2. With strangers -- especially those who are different than your usual crowd -- you can project a different part of your personality, discovered the authors of Consequential Strangers, Melinda Blau and Karen L. Fingerman. As you act differently, so will others will respond differently, than usual to you, sometimes sparking unexpected turns to the conversation and your perspective on a situation.
3. Participate in organizations that feed your diverse passions and enable you to hone your strengths in them. Marci Albohor shared stories of individuals with "multiple professions and multiple identities can converge into a unified-and better-life" in her book, One Person/Multiple Careers.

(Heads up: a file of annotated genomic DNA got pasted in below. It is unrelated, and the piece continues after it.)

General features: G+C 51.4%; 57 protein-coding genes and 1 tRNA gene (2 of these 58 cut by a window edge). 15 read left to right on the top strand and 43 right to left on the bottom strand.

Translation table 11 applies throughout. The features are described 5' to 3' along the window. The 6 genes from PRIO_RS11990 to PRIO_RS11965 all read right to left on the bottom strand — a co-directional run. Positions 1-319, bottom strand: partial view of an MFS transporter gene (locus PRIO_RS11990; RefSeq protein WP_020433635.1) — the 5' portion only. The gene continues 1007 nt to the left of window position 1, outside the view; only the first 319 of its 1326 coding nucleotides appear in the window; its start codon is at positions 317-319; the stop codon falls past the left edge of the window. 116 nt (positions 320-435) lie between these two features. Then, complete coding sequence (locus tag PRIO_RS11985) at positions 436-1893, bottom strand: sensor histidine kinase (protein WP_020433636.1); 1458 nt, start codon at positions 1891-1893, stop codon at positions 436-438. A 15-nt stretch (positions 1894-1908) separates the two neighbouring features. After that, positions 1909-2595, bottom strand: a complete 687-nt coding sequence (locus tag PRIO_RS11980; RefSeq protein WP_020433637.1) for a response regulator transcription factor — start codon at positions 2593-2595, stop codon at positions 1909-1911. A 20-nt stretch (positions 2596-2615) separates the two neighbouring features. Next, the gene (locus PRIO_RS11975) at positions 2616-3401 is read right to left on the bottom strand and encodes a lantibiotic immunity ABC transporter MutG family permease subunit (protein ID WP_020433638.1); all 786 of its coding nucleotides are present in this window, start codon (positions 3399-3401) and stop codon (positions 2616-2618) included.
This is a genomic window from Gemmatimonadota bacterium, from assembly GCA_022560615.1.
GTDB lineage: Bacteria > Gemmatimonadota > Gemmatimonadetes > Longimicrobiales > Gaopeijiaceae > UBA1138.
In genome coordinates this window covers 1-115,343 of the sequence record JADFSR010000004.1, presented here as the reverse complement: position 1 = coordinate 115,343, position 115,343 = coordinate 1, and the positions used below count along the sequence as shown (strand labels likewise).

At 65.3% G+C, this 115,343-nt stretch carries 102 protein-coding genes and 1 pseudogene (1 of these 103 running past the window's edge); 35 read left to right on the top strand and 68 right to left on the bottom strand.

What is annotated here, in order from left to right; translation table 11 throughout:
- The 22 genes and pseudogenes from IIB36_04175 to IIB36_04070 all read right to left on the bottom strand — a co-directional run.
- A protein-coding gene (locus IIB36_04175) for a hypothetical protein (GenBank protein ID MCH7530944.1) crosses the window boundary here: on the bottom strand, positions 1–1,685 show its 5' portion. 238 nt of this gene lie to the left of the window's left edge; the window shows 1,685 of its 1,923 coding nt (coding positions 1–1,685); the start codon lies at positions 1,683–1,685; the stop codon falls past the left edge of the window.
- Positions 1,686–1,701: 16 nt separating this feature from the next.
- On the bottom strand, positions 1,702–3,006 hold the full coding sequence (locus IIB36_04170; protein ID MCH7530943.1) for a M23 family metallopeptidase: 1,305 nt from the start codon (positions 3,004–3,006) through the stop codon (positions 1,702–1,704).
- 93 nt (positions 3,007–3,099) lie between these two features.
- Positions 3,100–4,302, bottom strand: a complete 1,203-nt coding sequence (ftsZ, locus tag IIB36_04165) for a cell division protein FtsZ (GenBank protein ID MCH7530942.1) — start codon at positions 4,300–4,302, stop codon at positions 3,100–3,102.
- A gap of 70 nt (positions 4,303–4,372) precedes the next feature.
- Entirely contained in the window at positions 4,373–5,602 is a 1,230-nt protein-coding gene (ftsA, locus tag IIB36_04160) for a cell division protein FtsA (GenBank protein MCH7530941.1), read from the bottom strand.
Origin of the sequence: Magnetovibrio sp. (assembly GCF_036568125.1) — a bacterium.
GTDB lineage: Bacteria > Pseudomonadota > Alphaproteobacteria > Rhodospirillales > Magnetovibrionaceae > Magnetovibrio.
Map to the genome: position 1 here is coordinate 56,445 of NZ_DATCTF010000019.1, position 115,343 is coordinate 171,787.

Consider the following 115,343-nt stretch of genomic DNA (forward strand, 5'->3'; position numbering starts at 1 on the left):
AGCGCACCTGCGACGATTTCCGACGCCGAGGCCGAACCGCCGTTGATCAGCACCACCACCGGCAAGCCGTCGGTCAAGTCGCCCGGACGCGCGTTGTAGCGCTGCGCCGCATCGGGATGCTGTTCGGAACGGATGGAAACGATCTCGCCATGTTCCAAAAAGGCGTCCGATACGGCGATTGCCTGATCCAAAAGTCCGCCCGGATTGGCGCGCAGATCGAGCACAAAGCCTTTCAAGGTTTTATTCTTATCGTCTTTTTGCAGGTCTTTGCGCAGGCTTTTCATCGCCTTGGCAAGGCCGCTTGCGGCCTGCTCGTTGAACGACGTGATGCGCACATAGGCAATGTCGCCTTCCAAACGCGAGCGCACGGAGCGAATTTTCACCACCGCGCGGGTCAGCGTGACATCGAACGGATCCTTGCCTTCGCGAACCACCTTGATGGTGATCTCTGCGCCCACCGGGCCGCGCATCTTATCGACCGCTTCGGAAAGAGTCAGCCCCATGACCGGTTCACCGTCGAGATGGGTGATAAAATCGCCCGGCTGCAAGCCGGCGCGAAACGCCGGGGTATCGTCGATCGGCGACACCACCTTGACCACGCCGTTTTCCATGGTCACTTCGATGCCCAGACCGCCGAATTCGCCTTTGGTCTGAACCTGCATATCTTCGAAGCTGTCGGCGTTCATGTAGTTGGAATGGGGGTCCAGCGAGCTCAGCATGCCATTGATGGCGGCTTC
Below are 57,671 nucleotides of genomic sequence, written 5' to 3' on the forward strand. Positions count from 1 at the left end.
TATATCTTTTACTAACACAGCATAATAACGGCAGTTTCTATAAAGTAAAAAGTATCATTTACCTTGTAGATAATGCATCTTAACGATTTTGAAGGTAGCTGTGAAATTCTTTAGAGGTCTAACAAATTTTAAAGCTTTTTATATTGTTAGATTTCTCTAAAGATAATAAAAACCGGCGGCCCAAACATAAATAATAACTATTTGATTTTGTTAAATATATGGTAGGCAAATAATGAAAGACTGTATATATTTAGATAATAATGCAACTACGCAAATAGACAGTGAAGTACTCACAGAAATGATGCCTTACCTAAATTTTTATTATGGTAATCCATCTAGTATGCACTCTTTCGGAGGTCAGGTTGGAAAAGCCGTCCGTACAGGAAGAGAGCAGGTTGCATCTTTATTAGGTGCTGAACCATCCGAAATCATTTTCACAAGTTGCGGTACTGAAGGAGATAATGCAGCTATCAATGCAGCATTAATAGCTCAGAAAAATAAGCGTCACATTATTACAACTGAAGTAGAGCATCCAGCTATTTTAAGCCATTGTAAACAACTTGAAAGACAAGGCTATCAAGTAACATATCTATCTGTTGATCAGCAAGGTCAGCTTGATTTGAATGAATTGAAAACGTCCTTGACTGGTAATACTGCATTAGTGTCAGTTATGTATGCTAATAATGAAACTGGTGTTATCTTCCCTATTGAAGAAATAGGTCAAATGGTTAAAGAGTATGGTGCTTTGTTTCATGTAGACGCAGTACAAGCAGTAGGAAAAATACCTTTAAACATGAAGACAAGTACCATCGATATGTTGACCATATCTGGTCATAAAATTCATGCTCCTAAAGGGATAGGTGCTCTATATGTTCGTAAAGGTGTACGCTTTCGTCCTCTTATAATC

4. If you are part of a large association, synagogue, civic group or special interest club, encourage the organization to support the creation of self-organized, special interest groups of no more than seven people, providing a few suggestions of they could operate. Provide a private-to-the-organization online community where groups can compare notes on what they are learning, ways to self-organize and offer and ask for help from other groups.
Such loosely affiliated small groups within a larger organization deepen a sense of belonging, help more people learn from diverse others and stay open to growing through that shared learning and collaboration. That's one way members of Rick Warren's large Saddleback Church have maintained a close-knit feeling yet continue to grow in fresh ways, according to Malcolm Gladwell's account of the cellular church. I've found that many of Mark Howell's ideas for how churches thrive through fostering small groups can be adapted to other organizations.